Medicare Part D

Discover How a Separate Prescription Drug Plan Can Help

Medicare Part D refers to the stand-alone prescription drug plan. These plans are based on different formularies (lists of covered medications) and have different premiums and copayments. Some plans have deductibles and some don’t.

Medications are broken up into different tiers or levels, including preferred and non-preferred generic and brand-name drugs. All plans are based on CMS (Medicare) guidelines and have the same initial coverage stage. There is a penalty for not having a creditable prescription drug plan during the correct time frame.

How Can You Get Part D?

Medicare Part A and Part B do not cover prescription drug benefits. For prescription drug coverage, you can enroll in a separate Part D plan. Many Medicare Advantage plans already offer prescription drug coverage as part of their benefits package.

Medicare Part D coverage must be creditable or you may be subject to a Late Enrollment Penalty when you enroll in a plan with Part D benefits.

Is Medicare Part D Mandatory?

Part D is optional Medicare coverage, but it’s very important. When some seniors go on Medicare, they aren’t taking any medications so they don’t think they need a prescription drug plan. 

Let’s assume 10 years from now, you’re taking multiple medications and one of them is name brand. In that case, you want help with that medication, so you enroll in Medicare Part D. You’ll be penalized for every month that you were eligible for that drug plan and didn’t sign up for it.

it's best to sign up for a prescription drug plan during your initial enrollment for Medicare

Why it Matters

Even if you’re not taking a lot of meds in the beginning, we advise our clients to sign up for a Part D plan to avoid being penalized in the future. 

Not signing up now could result in a costly fine that you’ll have to pay in addition to your monthly plan premium — and unfortunately, the penalty lasts for life.

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When to Enroll in Medicare Part D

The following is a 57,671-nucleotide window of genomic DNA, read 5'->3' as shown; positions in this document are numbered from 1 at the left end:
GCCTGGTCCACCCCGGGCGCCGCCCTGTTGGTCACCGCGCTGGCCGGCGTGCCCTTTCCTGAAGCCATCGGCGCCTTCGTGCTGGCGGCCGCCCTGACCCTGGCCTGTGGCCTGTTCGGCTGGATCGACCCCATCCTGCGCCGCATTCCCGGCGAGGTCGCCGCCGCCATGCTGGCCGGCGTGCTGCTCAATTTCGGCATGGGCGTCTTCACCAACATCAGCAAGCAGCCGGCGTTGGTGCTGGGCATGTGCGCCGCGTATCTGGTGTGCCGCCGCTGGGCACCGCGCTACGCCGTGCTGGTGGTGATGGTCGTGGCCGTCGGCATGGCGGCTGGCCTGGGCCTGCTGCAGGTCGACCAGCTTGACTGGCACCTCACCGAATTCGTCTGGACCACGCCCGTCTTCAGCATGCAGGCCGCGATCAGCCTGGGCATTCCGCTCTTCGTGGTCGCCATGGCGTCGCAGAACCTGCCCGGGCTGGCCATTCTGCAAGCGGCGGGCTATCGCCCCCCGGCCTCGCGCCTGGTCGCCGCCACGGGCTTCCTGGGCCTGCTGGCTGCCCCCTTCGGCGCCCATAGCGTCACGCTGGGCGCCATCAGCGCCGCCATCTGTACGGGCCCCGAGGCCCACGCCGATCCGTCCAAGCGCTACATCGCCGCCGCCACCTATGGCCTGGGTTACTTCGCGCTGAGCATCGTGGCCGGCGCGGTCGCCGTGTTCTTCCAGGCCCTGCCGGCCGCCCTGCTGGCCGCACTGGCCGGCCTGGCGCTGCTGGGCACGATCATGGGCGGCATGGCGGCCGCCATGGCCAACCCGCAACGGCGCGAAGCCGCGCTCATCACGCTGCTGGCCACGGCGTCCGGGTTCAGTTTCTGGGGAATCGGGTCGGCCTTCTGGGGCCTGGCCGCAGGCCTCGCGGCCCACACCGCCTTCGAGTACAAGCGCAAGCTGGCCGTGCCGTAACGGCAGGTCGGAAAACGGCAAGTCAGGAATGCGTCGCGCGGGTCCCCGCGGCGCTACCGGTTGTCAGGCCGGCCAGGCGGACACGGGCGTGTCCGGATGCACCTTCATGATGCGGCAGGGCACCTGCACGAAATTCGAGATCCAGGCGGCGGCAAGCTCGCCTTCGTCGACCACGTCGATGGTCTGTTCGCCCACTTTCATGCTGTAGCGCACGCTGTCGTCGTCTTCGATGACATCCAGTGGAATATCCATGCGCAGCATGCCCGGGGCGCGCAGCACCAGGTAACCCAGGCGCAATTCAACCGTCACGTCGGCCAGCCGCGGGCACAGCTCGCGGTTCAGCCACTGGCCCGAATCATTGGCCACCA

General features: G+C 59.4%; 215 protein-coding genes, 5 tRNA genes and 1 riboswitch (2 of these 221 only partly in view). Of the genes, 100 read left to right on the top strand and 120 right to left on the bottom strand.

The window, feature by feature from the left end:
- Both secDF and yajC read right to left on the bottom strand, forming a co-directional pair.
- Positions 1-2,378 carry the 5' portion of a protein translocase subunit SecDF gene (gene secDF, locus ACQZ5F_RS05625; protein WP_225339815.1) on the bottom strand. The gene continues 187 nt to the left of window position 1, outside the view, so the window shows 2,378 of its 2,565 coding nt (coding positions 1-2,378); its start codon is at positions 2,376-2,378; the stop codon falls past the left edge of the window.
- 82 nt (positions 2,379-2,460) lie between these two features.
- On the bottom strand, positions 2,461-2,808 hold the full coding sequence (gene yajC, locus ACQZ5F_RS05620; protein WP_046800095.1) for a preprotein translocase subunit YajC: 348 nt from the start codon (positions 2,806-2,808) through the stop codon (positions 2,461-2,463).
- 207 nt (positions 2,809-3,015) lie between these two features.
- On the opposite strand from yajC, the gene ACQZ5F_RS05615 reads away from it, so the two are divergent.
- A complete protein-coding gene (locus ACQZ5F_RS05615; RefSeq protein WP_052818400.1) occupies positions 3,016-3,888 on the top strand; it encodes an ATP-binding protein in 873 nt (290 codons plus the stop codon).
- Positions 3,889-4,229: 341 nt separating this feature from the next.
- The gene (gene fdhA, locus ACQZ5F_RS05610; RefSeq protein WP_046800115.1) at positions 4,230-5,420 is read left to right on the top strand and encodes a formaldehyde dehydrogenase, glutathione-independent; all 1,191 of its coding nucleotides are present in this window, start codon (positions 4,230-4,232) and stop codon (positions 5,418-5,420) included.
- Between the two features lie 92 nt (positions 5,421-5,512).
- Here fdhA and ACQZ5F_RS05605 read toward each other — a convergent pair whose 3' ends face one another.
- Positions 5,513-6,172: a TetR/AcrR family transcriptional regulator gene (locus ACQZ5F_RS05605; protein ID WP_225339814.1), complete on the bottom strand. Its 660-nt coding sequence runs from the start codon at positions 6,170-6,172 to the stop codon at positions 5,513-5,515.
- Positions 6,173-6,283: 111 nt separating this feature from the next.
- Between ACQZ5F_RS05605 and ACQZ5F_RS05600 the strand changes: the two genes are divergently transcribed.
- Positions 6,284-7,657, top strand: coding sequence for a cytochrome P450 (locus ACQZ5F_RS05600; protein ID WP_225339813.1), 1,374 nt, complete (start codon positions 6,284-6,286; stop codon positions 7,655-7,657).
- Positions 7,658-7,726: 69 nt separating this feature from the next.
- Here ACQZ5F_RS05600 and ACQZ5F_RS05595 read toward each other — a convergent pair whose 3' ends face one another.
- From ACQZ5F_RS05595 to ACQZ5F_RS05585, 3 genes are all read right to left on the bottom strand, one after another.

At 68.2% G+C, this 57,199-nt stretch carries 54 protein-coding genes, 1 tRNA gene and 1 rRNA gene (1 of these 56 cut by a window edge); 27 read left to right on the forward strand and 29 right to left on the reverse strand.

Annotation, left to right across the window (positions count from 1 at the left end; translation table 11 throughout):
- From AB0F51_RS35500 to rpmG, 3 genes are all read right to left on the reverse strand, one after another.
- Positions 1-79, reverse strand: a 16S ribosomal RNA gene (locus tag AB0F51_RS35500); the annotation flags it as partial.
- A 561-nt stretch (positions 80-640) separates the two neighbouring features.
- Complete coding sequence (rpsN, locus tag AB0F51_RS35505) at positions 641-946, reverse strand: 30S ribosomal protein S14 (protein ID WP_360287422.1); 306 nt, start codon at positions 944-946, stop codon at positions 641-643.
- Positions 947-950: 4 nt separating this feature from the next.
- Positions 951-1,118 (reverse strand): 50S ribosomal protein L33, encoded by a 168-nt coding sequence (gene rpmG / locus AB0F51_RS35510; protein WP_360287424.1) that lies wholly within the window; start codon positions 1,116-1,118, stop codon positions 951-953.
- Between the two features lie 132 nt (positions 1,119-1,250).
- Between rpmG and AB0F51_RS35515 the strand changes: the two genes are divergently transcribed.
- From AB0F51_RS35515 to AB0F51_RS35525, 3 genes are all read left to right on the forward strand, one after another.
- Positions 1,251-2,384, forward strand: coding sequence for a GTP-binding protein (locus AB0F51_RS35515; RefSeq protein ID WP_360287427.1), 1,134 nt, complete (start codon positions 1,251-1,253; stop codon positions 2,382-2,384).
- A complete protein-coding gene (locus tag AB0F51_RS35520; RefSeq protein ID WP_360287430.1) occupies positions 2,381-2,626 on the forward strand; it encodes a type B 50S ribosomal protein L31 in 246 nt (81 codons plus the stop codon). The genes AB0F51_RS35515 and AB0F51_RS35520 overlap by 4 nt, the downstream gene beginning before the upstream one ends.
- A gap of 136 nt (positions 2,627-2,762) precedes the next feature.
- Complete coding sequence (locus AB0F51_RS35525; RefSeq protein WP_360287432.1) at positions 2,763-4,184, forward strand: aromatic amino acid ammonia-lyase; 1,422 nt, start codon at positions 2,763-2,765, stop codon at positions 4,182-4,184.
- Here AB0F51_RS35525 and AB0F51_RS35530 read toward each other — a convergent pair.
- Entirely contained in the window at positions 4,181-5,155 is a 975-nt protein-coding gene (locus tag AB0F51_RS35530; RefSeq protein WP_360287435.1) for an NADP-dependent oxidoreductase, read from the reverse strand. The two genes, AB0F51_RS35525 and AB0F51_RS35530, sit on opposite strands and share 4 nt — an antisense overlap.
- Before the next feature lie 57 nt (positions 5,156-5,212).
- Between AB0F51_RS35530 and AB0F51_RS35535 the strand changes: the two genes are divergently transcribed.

If you’re on Medicare and need to add Part D coverage, you can do so during certain times of the year, known as enrollment periods. It can get a little confusing, but ReLion Insurance Solutions is here to help.

You also have the option to enroll, disenroll, or switch to a different Medicare drug plan during the Annual Enrollment Period. You may also join a Medicare Advantage plan that includes Part D coverage during this period, which is from October 15 to December 7.

There Is an Exception

Some folks are still working at 65, which impacts how and when they get their Medicare coverage. If you’re actively working at age 65 for a large employer (more than 20 employees) and have group insurance, you may wait to enroll in Part D until you retire. You won’t face a penalty for doing this. Just make sure your employer coverage is “creditable”.

When you retire and that coverage no longer applies, you’ll be given a Special Enrollment Period to sign up. Other reasons may also make you eligible for a Special Enrollment Period.

Costs to Expect

Most beneficiaries with prescription drug coverage should prepare to pay some of the costs on their own. For example, your out-of-pocket expenses may include:

  • A monthly plan premium
  • A yearly deductible
  • A coinsurance or copay during your Initial Coverage Period
  • A portion of your costs after this period and before the Catastrophic Coverage begins
Part D Coverage Phases

For 2021, there are four payment stages for Medicare prescription drug plans. Your out-of-pocket costs in Part D plans depend on which coverage phase you’re in.  

The Donut Hole is the gap where you have less coverage. 

the Medicare donut hole or coverage gap is payment stage 3 of Part D

1) Yearly Deductible Phase

You could pay 100% of your drug costs until you reach your plan’s annual deductible. It can vary by plan, but the highest it will be in 2021 is $445. 


2) Initial Coverage Phase

You pay a copay and/or coinsurance for every medication. If you and your plan spend a specific combined amount – $4,130 in 2021 – you’ll reach the Initial Coverage Limit.


3) Coverage Gap Phase – “The Donut Hole”

The donut hole is closed, but if you exceed the Initial Coverage Limit, you enter phase 3. At most, you’ll pay 25% of the cost of your covered prescription drugs.


4) Catastrophic Coverage Phase

If you spend more than $6,550 in 2021, you’ll enter phase 4. For the rest of the year, you’ll pay a small price for every prescription drug covered by your plan.

Notes: The coverage cycle restarts on January 1 of each year. Also, the dollar amounts for each phase may change from year to year.

Get Help from ReLion Insurance Solutions

Shopping for a prescription drug plan can be overwhelming because of the many options available. Contact ReLion Insurance Solutions. We’ll help you compare plans and obtain the right coverage based on the meds you’re taking.